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FDA finalizes insanitary conditions guidance for compounders

Posted 09 November 2020 | By Michael Mezher 

FDA finalizes insanitary conditions guidance for compounders

Eight years after a fungal meningitis outbreak linked to the New England Compounding Center killed dozens of patients across the country, the US Food and Drug Administration (FDA) has finalized guidance on addressing insanitary conditions at compounding facilities.
 
The outbreak triggered criticisms of FDA’s oversight of drug compounders and prompted Congress to create a new pathway for larger compounders to register with the agency as outsourcing facilities via the Drug Quality and Security Act in 2013.
 
“While some compounders work hard to meet quality standards, too often, FDA investigators continue to observe poor conditions at compounding facilities that impact drug quality and have the potential to harm patients who use the drugs. These insanitary conditions include dirt, mold, insects, trash, peeling paint, unclean exhaust vents and dirty high-efficiency particular air (HEPA) filters, among many examples,” said Patrizia Cavazzoni, MD, acting director of the Center for Drug Evaluation and Research.
 
The guidance comes four years after the agency’s initial draft and two years after a revised draft guidance was released for comment.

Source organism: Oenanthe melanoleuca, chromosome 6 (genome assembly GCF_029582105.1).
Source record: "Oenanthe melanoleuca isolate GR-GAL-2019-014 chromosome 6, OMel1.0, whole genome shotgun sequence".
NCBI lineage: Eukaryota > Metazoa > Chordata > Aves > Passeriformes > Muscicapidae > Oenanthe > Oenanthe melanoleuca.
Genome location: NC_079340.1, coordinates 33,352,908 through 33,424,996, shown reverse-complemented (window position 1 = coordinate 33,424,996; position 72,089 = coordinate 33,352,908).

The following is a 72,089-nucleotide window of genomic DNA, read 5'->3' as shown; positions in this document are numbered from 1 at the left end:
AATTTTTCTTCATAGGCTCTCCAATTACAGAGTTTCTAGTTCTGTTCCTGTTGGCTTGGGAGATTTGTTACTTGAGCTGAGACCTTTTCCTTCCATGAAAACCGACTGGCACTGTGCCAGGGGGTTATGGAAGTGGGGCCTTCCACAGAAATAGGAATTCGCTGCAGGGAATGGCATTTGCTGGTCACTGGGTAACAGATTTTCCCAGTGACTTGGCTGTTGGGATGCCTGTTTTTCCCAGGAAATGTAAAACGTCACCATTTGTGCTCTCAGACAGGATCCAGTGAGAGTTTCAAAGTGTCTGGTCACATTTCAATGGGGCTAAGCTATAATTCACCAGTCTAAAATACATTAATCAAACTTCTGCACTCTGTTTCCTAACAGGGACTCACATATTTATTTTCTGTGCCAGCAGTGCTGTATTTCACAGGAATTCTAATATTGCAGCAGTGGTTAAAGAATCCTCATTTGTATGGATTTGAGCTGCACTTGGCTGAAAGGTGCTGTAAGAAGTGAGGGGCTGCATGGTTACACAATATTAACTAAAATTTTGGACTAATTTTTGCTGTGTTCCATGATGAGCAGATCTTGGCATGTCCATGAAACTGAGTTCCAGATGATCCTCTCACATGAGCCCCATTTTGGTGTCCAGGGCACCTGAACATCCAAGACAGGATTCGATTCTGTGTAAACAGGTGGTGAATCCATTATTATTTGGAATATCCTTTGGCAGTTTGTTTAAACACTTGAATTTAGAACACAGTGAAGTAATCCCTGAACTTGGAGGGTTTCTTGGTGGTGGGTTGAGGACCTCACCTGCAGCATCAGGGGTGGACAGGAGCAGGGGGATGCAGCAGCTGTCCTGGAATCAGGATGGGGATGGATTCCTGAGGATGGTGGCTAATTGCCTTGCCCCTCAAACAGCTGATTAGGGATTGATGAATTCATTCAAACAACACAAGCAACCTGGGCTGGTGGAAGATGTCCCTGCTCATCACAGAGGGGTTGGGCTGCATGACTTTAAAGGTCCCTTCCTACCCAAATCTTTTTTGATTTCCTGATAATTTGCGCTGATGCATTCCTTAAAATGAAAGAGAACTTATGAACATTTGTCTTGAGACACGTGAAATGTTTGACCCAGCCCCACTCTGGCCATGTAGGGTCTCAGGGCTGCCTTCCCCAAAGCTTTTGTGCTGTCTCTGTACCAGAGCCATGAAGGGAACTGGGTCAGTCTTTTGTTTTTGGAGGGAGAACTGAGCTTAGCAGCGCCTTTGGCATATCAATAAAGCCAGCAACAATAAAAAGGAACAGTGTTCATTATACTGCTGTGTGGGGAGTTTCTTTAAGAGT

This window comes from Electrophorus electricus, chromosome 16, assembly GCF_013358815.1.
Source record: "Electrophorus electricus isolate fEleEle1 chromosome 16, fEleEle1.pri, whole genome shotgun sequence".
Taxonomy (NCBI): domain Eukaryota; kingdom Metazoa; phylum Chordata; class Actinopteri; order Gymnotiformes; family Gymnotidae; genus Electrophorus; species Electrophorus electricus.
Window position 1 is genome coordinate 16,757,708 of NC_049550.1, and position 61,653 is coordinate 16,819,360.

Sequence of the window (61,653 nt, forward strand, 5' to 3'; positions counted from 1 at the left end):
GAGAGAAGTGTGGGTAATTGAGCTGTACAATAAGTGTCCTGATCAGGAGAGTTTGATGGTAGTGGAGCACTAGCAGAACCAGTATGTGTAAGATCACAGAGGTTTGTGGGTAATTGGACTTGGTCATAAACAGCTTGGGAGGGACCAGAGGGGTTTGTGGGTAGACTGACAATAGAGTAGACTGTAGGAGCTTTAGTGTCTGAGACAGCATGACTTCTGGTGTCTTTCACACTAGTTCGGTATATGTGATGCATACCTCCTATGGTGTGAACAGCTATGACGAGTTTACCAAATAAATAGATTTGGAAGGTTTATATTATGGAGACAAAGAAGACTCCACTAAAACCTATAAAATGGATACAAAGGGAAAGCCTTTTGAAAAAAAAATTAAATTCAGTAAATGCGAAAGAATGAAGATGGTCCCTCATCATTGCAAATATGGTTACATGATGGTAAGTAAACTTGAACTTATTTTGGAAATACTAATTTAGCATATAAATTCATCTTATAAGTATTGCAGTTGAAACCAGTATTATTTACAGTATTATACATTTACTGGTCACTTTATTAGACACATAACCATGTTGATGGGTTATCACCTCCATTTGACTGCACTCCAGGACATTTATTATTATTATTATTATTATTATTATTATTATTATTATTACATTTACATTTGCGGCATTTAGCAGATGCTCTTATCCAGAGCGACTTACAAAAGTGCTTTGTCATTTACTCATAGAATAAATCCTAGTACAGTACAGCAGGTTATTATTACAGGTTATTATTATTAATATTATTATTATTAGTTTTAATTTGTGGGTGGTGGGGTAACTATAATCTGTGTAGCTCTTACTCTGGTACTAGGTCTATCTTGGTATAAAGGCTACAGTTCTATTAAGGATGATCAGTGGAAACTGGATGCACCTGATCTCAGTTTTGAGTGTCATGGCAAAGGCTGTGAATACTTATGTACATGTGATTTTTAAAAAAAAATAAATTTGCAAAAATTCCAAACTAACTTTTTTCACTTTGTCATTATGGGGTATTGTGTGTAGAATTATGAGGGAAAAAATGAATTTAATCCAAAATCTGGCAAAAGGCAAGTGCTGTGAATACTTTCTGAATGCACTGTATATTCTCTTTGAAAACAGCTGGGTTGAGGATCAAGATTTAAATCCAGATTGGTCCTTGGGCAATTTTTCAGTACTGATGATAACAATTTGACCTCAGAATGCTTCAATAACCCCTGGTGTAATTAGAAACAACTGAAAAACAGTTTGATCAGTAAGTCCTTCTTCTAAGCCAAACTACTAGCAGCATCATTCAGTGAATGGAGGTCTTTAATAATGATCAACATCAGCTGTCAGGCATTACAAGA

The newly finalized document is largely similar to the most recent draft with minor clarifications regarding processing beta-lactams, the handling of radiopharmaceuticals, and physician compounding and repackaging activities. (Related: New FDA guidance tackles insanitary conditions at compounding facilities, Regulatory Focus 3 August 2016; Compounding: FDA revises insanitary conditions guidance, finalizes guidance on radiopharmaceuticals, Regulatory Focus 25 September 2018).
 
The most significant change in the final guidance is a shift a risk management approach to prevent the occurrence of insanitary conditions. Now, instead of focusing primarily on corrective actions compounders can take to address insanitary conditions, the guidance provides recommendations for prevention.
 
“It is critical that all compounding facilities prevent the occurrence of any insanitary conditions within their facility … Prevention of insanitary conditions begins with the identification of risks associated with a process, procedure, or facility. Risk management tools offer a way to evaluate risk and to develop controls designed to prevent the occurrence of insanitary conditions within a compounding facility,” FDA writes in the guidance.
 
FDA, Guidance
 

 

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Tags: FDA, US

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